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Women of The King’s Own Scottish Borderers

8 March 2024

Wandering through The King’s Own Scottish Borderers Museum, amongst its stores and archive rooms, it is understandably filled with objects usually associated with men. Photographs of men, weapons and trophies inscribed with their names, books about the regiment, all written by men. Our uniform collection, from 19th Century red tunics to desert camouflage clothing worn in Iraq, is full of items which have all belonged to the men of the regiment, although many of those early Victorian red tunics have very narrow shoulders and waists. But there are a few tales of women’s efforts to be told from the collection…

Mrs Amy MacDonald, wife of Major Eric MacDonald and mother of Major General J.F.M, both KOSB, was devoted to the welfare of KOSB prisoners of war during World War I. An elegant silver bowl with handles was given to her, engraved with the following:

‘Presented to Mrs Amy MacDonald by 300 repatriated prisoners of war of The King’s Own Scottish Borderers as a small token of their immense gratitude for the ceaseless and untiring work which she performed for their benefit from the beginning to the end of the war, 1914-1918’

The POWs also used their artistic skills to create a painted scroll, giving their “appreciation of her untiring interest in their welfare and her many kindnesses to them during the Great War”. Her actions were recognised nationally when she was awarded the MBE.

The vast casualties of World War I impacted not only the soldiers who served on the front line and POWs, but also those at home in terms of their emotional and economic welfare. Out of this struggle for soldiers and their families came the War Relief,  War Memorial and Widows and Orphans funds. During the war and its aftermath, Mrs Sellar, wife of Lieutenant Colonel Sellar of The King’s Own Scottish Borderers, worked tirelessly in her efforts to find the correct support for Borderers and their families in need.

Fast forward to World War II and a notable woman connected with the regiment is Major Alison MacLaren, wife of Lieutenant Colonel Duncan MacLaren, 2nd Battalion KOSB. During the war, Alison devoted herself to the soldiers at the front line in Burma, driving around rough tracks in a battered Jeep delivering much needed meals, cakes and tea as part of the Women’s Auxiliary Service (Burma). Not only did Alison and the other WASBs provide food-based sustenance, they were also an invaluable emotional support for soldiers who were going through unimaginable experiences far from home. Major Alison MacLaren was Mentioned in Despatches three times for her exceptional work and her medals have been displayed in the museum along side those of her husband. Even after his death, she insisted on remaining in her post because of her sense of duty and devotion to those in need.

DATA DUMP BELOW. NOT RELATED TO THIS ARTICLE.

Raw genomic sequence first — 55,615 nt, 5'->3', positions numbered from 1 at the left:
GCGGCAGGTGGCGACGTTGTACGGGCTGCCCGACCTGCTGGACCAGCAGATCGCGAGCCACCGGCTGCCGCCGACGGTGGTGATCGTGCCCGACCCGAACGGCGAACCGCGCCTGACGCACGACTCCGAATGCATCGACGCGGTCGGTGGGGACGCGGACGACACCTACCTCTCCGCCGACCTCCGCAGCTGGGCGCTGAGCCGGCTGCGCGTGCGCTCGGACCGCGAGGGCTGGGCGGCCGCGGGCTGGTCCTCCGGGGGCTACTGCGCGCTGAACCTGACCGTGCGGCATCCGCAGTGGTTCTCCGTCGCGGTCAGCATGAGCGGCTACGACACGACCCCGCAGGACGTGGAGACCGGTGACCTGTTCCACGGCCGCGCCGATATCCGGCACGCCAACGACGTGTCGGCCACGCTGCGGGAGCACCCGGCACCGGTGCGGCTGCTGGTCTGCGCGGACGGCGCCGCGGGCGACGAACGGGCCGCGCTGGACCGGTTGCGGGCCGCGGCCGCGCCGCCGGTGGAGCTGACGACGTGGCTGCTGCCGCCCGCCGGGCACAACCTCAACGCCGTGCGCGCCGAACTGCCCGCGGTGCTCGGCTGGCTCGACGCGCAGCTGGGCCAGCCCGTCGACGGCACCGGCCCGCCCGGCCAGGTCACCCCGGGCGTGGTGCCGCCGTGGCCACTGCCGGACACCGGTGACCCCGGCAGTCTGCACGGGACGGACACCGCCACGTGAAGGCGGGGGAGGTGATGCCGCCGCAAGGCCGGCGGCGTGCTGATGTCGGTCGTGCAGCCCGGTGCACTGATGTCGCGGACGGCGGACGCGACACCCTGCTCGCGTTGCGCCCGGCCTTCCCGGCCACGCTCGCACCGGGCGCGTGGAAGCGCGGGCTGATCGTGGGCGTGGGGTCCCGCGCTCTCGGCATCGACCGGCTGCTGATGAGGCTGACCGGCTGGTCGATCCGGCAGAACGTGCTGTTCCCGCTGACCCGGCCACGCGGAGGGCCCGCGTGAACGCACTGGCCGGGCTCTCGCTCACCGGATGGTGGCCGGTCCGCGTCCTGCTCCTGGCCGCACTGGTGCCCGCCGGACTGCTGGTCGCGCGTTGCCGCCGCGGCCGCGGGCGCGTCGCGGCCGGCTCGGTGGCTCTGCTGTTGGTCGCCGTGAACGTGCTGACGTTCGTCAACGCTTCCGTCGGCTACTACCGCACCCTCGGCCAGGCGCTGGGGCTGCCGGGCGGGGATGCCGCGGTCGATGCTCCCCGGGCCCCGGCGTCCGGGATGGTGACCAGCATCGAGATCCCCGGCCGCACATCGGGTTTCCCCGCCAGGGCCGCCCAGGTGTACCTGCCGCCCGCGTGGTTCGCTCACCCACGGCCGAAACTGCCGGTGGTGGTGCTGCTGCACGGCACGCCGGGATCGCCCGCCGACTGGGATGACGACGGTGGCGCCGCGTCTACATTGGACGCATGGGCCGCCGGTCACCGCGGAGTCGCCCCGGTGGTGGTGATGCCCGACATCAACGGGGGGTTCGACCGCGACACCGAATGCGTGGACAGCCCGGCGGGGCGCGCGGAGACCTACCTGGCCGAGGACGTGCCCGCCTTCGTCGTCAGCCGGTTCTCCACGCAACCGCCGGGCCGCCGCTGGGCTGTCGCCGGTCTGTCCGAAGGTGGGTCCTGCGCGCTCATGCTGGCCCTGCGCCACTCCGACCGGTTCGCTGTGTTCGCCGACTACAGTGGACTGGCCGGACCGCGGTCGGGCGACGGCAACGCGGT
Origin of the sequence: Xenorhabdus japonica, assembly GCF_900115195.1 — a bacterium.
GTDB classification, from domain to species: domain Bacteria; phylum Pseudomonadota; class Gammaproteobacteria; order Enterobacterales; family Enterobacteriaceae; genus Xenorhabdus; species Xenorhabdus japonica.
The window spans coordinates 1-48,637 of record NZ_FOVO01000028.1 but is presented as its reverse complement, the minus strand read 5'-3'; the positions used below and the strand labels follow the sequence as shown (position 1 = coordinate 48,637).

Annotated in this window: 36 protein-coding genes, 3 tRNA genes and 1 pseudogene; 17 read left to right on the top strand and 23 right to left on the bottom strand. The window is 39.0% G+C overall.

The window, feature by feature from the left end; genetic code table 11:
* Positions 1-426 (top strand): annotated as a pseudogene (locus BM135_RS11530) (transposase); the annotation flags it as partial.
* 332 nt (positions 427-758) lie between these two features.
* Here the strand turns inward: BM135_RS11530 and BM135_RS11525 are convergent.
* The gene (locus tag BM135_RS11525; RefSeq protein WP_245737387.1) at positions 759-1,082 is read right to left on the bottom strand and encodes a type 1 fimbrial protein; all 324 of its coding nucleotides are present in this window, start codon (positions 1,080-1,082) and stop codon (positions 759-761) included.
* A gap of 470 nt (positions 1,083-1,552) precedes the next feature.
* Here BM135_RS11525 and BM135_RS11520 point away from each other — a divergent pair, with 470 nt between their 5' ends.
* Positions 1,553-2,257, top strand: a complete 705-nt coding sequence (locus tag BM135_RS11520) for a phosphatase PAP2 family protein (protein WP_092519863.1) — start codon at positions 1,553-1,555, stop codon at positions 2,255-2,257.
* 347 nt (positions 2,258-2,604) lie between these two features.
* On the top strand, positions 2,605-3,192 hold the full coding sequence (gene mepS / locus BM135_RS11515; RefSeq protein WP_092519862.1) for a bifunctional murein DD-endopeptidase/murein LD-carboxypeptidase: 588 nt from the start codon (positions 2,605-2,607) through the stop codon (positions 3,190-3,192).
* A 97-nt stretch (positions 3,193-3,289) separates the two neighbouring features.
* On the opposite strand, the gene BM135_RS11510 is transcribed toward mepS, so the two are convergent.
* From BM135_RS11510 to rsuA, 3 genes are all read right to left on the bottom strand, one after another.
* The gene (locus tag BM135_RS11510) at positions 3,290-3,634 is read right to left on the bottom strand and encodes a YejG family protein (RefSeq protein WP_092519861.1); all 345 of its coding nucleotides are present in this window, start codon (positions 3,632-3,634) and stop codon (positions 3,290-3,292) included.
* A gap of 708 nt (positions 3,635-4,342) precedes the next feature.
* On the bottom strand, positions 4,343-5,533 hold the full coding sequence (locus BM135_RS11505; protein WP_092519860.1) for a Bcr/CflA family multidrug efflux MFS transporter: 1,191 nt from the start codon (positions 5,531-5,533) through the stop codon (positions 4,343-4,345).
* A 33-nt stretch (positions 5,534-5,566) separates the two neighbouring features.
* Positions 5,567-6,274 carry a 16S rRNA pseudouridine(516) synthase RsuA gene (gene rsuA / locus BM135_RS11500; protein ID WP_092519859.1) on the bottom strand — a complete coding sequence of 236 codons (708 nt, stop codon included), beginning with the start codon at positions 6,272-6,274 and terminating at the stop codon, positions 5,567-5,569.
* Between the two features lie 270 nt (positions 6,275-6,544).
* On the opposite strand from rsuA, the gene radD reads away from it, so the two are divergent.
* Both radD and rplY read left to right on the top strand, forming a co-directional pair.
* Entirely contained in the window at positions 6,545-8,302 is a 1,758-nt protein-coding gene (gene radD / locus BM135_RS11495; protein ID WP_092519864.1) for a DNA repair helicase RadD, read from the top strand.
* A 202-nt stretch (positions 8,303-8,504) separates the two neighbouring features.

A recent find within the museum stores has been a Victorian medal awarded to a woman for her services with 1st Battalion, 25th Regiment The King’s Own Borderers. The woman’s name was Jane Killeen and the medal was given to her some time in the latter half of the 19th Century for her skills in midwifery. The medal is the Haughton Maternity Medal and was awarded only to army midwives who showed particular promise and ability. In 1869, a course had been established for the training of soldiers’ wives in midwifery, presumably to deliver the babies of women married to officers and other ranks of the regiment. Women who applied for the course needed to have a reasonably good level of education and experience to begin with, although perhaps having already birthed their own child counted as relevant experience, and they needed to be already connected to the regiment, usually through marriage. The training then took place at Sir Patrick Duns Hospital in Dublin, with Duns having served as a surgeon in The Royal Scots during the 1840s and being witness to the “grievous want of trained midwives in regiments at home and abroad”. By 1874, over 200 women had been trained as part of this initiative, with Duns being awarded a knighthood for his efforts and the best of the newly fledged midwives being awarded medals.

Around this same time period, there was a band sergeant within the 1st Battalion with the name Killeen. With such an unusual surname, it seems more than likely that this was the husband of Jane Killeen. He was awarded the Afghan medal, so perhaps Jane was with him during his service overseas, following the regiment and supporting pregnant women along the way. 

Although the current museum collection does not have a great deal of material relating to women, the items we do have come with back stories that are both interesting and moving. Each of these women, in their different ways and times, have shown commitment and devotion to those in need and their actions have impacted many lives for the better.

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